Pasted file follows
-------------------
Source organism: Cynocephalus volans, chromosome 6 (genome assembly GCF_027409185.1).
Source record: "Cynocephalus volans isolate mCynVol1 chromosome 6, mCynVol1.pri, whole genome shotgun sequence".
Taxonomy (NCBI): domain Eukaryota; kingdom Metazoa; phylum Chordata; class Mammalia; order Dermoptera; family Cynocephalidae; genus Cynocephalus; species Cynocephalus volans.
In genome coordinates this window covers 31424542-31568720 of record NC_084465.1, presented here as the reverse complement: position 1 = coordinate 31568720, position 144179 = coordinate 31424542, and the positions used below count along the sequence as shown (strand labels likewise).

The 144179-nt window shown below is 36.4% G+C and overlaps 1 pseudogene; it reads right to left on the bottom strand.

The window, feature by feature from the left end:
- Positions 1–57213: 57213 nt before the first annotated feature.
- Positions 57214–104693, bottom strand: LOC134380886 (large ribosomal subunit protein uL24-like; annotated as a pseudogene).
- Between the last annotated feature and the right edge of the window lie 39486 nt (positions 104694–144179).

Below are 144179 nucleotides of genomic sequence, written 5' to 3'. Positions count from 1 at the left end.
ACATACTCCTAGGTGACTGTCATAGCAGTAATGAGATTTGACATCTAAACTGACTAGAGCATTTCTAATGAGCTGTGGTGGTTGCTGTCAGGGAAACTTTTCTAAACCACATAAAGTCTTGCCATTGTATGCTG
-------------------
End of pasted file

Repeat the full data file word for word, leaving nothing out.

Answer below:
Source organism: Cynocephalus volans, chromosome 6 (genome assembly GCF_027409185.1).
Source record: "Cynocephalus volans isolate mCynVol1 chromosome 6, mCynVol1.pri, whole genome shotgun sequence".
Taxonomy (NCBI): domain Eukaryota; kingdom Metazoa; phylum Chordata; class Mammalia; order Dermoptera; family Cynocephalidae; genus Cynocephalus; species Cynocephalus volans.
In genome coordinates this window covers 31424542-31568720 of record NC_084465.1, presented here as the reverse complement: position 1 = coordinate 31568720, position 144179 = coordinate 31424542, and the positions used below count along the sequence as shown (strand labels likewise).

The 144179-nt window shown below is 36.4% G+C and overlaps 1 pseudogene; it reads right to left on the bottom strand.

The window, feature by feature from the left end:
- Positions 1–57213: 57213 nt before the first annotated feature.
- Positions 57214–104693, bottom strand: LOC134380886 (large ribosomal subunit protein uL24-like; annotated as a pseudogene).
- Between the last annotated feature and the right edge of the window lie 39486 nt (positions 104694–144179).

Below are 144179 nucleotides of genomic sequence, written 5' to 3'. Positions count from 1 at the left end.
ACATACTCCTAGGTGACTGTCATAGCAGTAATGAGATTTGACATCTAAACTGACTAGAGCATTTCTAATGAGCTGTGGTGGTTGCTGTCAGGGAAACTTTTCTAAACCACATAAAGTCTTGCCATTGTATGCTG